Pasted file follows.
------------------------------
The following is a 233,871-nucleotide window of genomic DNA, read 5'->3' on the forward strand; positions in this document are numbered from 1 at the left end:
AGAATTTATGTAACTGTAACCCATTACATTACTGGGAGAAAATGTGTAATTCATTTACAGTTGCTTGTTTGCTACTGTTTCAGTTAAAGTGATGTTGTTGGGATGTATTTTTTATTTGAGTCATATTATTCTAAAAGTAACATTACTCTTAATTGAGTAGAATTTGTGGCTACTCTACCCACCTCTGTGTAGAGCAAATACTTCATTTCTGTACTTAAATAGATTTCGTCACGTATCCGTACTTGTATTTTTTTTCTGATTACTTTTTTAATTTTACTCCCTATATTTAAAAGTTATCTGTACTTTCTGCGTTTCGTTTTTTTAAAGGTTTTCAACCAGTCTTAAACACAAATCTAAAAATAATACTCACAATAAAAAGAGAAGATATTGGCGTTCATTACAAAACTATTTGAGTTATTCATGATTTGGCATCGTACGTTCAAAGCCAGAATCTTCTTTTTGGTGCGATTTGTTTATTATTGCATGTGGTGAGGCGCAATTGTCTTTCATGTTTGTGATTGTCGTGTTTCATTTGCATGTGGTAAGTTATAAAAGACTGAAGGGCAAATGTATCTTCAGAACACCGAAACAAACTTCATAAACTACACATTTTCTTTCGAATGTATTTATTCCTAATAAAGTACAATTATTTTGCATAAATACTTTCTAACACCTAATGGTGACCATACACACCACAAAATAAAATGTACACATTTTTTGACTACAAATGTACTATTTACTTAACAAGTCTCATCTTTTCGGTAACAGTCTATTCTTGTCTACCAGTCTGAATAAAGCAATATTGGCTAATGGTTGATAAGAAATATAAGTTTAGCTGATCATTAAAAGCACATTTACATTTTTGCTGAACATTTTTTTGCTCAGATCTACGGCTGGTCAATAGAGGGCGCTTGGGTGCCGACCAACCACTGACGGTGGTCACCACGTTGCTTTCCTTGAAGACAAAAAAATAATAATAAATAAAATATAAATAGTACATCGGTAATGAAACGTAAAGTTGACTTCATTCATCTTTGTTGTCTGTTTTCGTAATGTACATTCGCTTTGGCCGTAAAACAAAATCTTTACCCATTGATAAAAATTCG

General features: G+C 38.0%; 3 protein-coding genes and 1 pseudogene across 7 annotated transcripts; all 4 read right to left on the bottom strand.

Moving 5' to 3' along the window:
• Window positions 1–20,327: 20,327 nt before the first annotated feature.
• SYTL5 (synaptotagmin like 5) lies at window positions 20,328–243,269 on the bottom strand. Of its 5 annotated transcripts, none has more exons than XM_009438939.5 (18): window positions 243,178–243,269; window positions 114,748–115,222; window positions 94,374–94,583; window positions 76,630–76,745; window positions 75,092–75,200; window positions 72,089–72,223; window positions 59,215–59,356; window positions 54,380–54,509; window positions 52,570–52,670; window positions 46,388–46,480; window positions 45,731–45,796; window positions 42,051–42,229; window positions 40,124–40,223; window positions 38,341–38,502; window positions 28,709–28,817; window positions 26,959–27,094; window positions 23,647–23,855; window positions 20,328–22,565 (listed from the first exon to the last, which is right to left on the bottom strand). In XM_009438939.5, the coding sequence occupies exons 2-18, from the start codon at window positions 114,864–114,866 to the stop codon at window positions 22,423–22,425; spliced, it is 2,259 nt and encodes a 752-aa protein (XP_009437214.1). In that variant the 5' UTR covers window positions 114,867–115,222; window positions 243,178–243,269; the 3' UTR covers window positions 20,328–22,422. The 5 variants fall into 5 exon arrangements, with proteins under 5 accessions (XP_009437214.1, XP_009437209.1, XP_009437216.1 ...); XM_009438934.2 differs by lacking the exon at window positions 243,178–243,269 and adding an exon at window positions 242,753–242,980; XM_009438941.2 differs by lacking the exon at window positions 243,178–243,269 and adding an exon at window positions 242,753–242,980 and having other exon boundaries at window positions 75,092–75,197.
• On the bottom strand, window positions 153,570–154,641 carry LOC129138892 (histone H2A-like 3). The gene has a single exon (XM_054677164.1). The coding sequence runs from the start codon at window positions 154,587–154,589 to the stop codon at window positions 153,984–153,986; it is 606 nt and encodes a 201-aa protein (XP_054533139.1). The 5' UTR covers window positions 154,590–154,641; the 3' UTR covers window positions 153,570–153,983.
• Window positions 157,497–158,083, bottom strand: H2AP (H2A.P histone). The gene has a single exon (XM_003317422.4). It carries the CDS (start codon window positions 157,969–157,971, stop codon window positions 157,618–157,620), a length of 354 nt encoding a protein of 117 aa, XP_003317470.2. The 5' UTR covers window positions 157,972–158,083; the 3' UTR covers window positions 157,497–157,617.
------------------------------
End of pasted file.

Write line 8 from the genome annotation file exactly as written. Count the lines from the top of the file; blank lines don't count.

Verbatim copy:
• Window positions 157,497–158,083, bottom strand: H2AP (H2A.P histone). The gene has a single exon (XM_003317422.4). It carries the CDS (start codon window positions 157,969–157,971, stop codon window positions 157,618–157,620), a length of 354 nt encoding a protein of 117 aa, XP_003317470.2. The 5' UTR covers window positions 157,972–158,083; the 3' UTR covers window positions 157,497–157,617.